Project to put postal workers under one roof
By TARA DOLAN
© St. Petersburg Times, published May 4, 2001
PALM HARBOR -- A $2-million building expansion under way at the Palm Harbor post office will relieve cramped working conditions and literally bring postal workers in from the rain, officials say.
Construction began Oct. 1 and will add about 18,000 square feet to the post office on Alt. U.S. 19.
The expansion will give employees ample space to sort parcels, postal officials said. Currently postal workers sort about 1,900 parcels a day outside under a carport because they don't have enough space to work inside.
Palm Harbor Postmaster Henry Vandernoot said the original post office was built in 1976 to handle mail for about 5,000 addresses. Today that number has grown to nearly 38,000, making Palm Harbor the third-largest delivery area in Pinellas County behind Clearwater and St. Petersburg.
"When they first built the post office, no one expected Palm Harbor to be anything," said Vandernoot, who has worked at the post office for 11 years. "Eventually they realized all those orange groves would become residential areas."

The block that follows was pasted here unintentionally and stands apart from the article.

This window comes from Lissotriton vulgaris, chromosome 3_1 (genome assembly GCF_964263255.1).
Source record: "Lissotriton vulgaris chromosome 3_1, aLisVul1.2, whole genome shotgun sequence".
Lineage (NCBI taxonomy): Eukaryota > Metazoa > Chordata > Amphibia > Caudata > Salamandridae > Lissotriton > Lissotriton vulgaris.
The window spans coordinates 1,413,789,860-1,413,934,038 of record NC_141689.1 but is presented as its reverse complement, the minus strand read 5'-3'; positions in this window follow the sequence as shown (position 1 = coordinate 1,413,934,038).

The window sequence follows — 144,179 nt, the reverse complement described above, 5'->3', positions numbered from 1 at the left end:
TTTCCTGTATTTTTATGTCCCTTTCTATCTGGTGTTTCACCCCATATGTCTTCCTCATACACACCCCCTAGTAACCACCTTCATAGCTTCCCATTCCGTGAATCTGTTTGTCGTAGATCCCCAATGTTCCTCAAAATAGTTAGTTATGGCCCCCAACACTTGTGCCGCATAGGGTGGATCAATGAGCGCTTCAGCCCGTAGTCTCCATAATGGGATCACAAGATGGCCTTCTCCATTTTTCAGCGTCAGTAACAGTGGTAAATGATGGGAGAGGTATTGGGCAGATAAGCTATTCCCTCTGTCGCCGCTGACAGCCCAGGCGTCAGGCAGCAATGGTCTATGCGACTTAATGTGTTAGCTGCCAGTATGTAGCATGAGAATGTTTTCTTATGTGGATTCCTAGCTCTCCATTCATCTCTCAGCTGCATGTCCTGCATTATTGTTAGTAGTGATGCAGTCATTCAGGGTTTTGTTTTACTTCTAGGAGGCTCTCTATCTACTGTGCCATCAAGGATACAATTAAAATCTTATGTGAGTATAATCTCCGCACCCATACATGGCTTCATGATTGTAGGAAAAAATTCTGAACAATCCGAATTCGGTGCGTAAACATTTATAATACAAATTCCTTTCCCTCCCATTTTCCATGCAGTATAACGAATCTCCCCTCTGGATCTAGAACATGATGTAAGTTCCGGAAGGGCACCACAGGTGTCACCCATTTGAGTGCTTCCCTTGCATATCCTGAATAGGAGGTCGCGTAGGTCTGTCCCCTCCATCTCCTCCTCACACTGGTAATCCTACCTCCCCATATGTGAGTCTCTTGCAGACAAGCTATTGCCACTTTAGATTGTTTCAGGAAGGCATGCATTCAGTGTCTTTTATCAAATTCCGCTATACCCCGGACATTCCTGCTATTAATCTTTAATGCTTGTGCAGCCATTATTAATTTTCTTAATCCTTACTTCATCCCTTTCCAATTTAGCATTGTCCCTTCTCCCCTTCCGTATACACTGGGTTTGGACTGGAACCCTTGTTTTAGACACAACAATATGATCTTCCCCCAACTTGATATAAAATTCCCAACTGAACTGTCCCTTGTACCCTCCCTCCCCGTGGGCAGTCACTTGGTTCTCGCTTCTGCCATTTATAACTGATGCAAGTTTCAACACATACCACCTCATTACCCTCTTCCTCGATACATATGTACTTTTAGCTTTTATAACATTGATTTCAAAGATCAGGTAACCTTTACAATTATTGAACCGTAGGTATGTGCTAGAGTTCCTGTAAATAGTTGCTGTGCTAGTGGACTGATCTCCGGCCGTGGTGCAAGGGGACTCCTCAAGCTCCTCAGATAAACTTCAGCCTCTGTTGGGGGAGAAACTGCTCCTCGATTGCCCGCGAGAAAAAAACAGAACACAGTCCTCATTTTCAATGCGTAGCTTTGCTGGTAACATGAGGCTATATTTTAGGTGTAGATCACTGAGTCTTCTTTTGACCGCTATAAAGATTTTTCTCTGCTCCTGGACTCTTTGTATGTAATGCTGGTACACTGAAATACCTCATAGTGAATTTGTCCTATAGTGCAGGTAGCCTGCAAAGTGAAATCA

The expansion marks the second in the post office's history. A 10,000-square-foot workroom was added in 1988, but Vandernoot said it wasn't enough to handle the area's population growth of the mid 1990s. From 1990 to 2000, Palm Harbor's population grew nearly 18 percent, from 50,256 to 59,248, according to U.S. Census statistics.
"When the construction started in 1988, everybody said, "This is going to be great,' " Vandernoot said. "By the time the expansion was finished, it was barely big enough."
Vandernoot said the latest expansion will allow the branch to handle the present mail volume of about 200,000 pieces a day and to prepare for growth. He described the renovation as an operational expansion, meaning that most of the benefits will remain behind the scenes.
"We are going to redo the lobby and upgrade our retail area a little, but the main purpose is to facilitate the work of the postal carrier," he said. "We will be better at sorting and delivering; expansion will make us more efficient."
Vandernoot said the construction will at times bring minor inconveniences such as limited parking. But he said the plan is to remain open during construction.
The new part of the building should be complete by September, but the renovation to other parts of the building will continue well into 2002. Vandernoot said he is looking forward to seeing the finished product.
"It will be good to be back under one roof again," he said.
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